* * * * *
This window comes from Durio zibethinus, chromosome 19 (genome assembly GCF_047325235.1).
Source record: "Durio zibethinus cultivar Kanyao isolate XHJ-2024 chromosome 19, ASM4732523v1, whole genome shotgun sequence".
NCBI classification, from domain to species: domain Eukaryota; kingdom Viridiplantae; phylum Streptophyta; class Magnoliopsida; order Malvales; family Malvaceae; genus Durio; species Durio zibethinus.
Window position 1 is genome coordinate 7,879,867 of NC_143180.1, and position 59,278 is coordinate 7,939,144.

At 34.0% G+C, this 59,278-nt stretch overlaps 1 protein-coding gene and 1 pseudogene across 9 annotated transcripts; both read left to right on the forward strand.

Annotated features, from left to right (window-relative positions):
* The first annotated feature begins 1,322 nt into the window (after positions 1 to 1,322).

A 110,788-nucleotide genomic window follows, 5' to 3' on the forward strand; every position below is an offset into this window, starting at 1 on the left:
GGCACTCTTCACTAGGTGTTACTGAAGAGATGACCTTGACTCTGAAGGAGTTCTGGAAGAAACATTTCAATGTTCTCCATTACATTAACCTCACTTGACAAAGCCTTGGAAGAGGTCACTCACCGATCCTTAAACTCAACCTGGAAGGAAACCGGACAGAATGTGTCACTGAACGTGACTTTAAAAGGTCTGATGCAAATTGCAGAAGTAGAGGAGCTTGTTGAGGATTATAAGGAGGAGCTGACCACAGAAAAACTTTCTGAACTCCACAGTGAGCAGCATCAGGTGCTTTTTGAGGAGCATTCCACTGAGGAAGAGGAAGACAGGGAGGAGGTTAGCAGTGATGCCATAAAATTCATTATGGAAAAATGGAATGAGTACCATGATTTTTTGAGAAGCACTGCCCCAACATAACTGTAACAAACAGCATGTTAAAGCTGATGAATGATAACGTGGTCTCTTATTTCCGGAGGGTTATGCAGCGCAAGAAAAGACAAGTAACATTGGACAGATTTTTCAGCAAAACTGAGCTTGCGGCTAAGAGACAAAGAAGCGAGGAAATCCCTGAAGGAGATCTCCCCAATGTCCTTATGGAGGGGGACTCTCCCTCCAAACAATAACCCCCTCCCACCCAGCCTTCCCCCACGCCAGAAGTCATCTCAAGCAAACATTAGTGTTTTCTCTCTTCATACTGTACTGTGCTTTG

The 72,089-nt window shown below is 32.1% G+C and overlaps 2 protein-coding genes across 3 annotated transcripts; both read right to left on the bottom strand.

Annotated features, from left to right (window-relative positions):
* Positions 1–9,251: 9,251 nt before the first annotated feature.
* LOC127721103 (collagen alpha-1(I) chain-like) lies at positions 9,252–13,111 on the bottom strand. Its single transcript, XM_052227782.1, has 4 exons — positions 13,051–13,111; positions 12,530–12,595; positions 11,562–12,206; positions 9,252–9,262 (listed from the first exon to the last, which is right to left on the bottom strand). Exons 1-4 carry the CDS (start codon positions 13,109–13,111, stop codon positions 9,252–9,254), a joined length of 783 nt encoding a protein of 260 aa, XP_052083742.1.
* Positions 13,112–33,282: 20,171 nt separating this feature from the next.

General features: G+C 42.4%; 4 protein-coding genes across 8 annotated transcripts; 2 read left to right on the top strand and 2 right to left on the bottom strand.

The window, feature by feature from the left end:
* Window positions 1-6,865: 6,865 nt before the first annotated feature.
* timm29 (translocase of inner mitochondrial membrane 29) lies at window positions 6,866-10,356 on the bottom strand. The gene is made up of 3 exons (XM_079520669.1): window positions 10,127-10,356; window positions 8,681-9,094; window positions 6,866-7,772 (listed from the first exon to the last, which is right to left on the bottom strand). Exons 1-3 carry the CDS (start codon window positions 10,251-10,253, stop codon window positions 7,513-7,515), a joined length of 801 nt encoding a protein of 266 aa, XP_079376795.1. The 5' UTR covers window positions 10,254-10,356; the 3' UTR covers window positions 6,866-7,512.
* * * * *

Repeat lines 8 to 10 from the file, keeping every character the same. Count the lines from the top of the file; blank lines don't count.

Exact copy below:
A 110,788-nucleotide genomic window follows, 5' to 3' on the forward strand; every position below is an offset into this window, starting at 1 on the left:
GGCACTCTTCACTAGGTGTTACTGAAGAGATGACCTTGACTCTGAAGGAGTTCTGGAAGAAACATTTCAATGTTCTCCATTACATTAACCTCACTTGACAAAGCCTTGGAAGAGGTCACTCACCGATCCTTAAACTCAACCTGGAAGGAAACCGGACAGAATGTGTCACTGAACGTGACTTTAAAAGGTCTGATGCAAATTGCAGAAGTAGAGGAGCTTGTTGAGGATTATAAGGAGGAGCTGACCACAGAAAAACTTTCTGAACTCCACAGTGAGCAGCATCAGGTGCTTTTTGAGGAGCATTCCACTGAGGAAGAGGAAGACAGGGAGGAGGTTAGCAGTGATGCCATAAAATTCATTATGGAAAAATGGAATGAGTACCATGATTTTTTGAGAAGCACTGCCCCAACATAACTGTAACAAACAGCATGTTAAAGCTGATGAATGATAACGTGGTCTCTTATTTCCGGAGGGTTATGCAGCGCAAGAAAAGACAAGTAACATTGGACAGATTTTTCAGCAAAACTGAGCTTGCGGCTAAGAGACAAAGAAGCGAGGAAATCCCTGAAGGAGATCTCCCCAATGTCCTTATGGAGGGGGACTCTCCCTCCAAACAATAACCCCCTCCCACCCAGCCTTCCCCCACGCCAGAAGTCATCTCAAGCAAACATTAGTGTTTTCTCTCTTCATACTGTACTGTGCTTTG

The 72,089-nt window shown below is 32.1% G+C and overlaps 2 protein-coding genes across 3 annotated transcripts; both read right to left on the bottom strand.